Just as Joyce modeled Mulligan on his friend Gogarty, he modeled "Haines" on Gogarty’s other guest in the tower, a well-off young Hiberno-English scholar named Richard Samuel Chenevix Trench who was born in 1881, one year before Joyce. Gogarty met Trench during a term at Oxford in early 1904, a fact which accounts for Mulligan's referring to "the oxy chap downstairs." In 1909, following an unhappy love affair, Trench killed himself with a handgun—perhaps the same one that terrorized Joyce in the middle of the night.
Haine is French for “hate.” Haines’ Englishness provides one possible basis for hearing his name as an indictment, but late in Telemachus Stephen sees that as Haines looks at him his gaze is "not all unkind," and in Nestor he thinks again that Haines' eyes were "unhating." So if we are to hear Haines' name as an indication that he is a hater, it appears to have more to do with the revelation, a few moments after Stephen's realization that Haines does not hate him, that the Englishman is anti-Semitic. In Scylla and Charybdis, Joyce will show that Mulligan too is anti-Semitic, though perhaps he has only flippantly picked up the affectation from Haines.
The friendship of Gogarty and Trench represented a kind of cross-Irish Sea chiasmus. Though settled in England, Trench’s family was Anglo-Irish, and Gogarty’s Catholic family moved in Dublin’s Anglo-Irish elite. Gogarty met Trench through the Oxford Gaelic Society, where both of them were learning Irish. After Gogarty returned to complete his degree at Trinity College Dublin, Trench reciprocated by visiting Ireland in September 1904. Into this insular harmony, Joyce interjected the continental dissonance of naming him Haines. In Circe, Mulligan celebrates a Black Mass assisted by "The Reverend Mr Hugh C Haines Love M. A." Haines here has become conflated with the Reverend Hugh C. Love, an entirely different (but similarly Protestant, upper-crusty, well-meaning, and insensitive) personage in the novel. The juxtaposition of their two names produces the meaning Hate Love.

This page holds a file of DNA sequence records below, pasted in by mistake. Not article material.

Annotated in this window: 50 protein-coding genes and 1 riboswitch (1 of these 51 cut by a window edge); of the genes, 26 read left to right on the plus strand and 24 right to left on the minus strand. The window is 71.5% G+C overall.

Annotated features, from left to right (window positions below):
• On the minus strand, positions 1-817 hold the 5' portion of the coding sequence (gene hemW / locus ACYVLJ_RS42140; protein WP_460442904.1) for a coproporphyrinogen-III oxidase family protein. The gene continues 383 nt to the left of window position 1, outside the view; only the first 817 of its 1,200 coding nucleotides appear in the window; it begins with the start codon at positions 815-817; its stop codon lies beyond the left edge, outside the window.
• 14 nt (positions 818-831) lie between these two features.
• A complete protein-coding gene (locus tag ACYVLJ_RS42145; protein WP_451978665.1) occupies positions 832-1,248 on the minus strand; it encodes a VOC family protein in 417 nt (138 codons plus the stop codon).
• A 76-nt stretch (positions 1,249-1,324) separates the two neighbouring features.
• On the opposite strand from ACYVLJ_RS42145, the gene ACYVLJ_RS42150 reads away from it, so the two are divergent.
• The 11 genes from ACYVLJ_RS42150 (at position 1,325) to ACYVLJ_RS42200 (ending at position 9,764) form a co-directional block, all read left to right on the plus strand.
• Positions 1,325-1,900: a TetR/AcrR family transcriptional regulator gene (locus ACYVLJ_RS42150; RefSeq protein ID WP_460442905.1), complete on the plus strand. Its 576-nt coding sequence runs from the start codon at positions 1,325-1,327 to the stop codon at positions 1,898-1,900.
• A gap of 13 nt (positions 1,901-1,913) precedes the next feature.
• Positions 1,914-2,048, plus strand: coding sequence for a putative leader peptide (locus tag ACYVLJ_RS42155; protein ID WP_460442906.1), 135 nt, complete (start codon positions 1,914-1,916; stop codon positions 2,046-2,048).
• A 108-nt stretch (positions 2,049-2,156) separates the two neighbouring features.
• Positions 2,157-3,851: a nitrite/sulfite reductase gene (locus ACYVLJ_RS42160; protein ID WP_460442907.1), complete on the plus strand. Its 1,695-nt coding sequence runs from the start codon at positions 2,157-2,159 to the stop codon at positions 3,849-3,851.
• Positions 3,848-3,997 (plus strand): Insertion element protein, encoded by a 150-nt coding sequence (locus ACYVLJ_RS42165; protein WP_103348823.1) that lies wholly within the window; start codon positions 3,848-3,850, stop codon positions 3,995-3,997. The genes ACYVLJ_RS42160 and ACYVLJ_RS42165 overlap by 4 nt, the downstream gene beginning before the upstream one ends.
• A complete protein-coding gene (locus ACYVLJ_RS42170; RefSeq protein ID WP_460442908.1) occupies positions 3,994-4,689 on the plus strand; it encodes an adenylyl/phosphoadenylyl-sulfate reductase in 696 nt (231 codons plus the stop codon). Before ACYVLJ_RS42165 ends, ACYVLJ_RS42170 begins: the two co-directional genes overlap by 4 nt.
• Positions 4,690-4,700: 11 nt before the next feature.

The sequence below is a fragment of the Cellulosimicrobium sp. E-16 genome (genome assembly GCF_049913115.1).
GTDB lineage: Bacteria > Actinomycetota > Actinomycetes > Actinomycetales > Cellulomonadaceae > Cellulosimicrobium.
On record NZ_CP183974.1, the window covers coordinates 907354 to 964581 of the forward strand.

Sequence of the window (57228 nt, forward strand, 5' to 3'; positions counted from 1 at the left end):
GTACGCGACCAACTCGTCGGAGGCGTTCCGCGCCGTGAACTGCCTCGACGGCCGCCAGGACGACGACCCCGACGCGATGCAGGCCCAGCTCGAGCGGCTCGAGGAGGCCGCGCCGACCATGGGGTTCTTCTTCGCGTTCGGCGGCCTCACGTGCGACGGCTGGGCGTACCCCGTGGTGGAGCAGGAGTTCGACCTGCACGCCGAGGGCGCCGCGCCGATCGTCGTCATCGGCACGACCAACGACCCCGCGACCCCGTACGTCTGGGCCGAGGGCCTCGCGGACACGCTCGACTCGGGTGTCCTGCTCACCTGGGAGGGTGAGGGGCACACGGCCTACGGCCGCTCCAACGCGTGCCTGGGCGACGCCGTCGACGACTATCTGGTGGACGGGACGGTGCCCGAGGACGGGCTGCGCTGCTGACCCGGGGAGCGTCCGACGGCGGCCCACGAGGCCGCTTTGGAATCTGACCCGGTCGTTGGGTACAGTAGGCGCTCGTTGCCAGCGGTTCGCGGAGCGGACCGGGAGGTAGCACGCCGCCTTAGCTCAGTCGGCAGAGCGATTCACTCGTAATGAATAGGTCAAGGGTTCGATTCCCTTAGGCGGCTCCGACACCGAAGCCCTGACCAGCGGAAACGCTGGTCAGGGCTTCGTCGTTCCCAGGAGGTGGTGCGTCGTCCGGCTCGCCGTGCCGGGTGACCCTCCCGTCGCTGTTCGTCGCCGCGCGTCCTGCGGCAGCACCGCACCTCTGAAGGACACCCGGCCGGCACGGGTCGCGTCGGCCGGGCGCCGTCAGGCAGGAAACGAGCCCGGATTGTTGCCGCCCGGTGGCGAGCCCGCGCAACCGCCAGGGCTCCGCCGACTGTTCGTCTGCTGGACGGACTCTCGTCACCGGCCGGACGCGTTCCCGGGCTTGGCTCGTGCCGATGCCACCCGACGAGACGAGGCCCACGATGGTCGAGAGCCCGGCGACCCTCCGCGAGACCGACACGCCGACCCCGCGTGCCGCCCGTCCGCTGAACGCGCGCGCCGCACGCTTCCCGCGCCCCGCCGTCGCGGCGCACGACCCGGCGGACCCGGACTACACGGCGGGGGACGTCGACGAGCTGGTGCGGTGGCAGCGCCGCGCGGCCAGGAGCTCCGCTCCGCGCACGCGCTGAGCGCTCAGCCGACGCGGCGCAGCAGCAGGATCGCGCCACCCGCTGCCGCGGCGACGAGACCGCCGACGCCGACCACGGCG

Trench was an enthusiast proponent of the Gaelic League cause
of reviving Irish language and native Irish culture. Although
English friends called him Samuel, he asked to be called
Dermot (Diarmuid) in Ireland, and in 1905 he legally added
Dermot to his string of names. Under this name he wrote a
short work called What is the Use of Reviving Irish?, published
in 1907 by a Dublin printer. A copy of the pamphlet, seen in
the image accompanying this note, is held in the Joyce Museum
housed in the Martello tower at Sandycove. Trench’s third
cousin once removed, an Irishman named C. E. F. (Chalmers)
Trench, wrote an article titled “Dermot Chenevix Trench and
Haines of Ulysses,” published in JJQ 13
(1975): 39-48, which makes clear how deeply passionate was
Trench’s commitment to the cause of resuscitating the Irish
Another Trench, Richard Chenevix (1807-86), whose relation to Richard Samuel Chenevix I do not know, was a poet and philologist who became the Archbishop of Dublin in 1864. His four published works on linguistic topics—On the Study of Words (1851), On the Lessons in Proverbs (1853), English Past and Present (1855), and A Select Glossary (1860)—were evidently important to Joyce when he was writing Oxen of the Sun. In "Richard Chenevix Trench and Joyce's Historical Study of Words," Joyce Studies Annual 9 (1998), Gregory Downing argues that the elder Trench gave Joyce his notion that language develops organically. Sarah Davison cites Downing's work in "Joyce's Incorporation of Literary Sources in Oxen of the Sun," Genetic Joyce Studies 9 (2009), asserting "with confidence" that The Study of Words influenced the composittion of Oxen.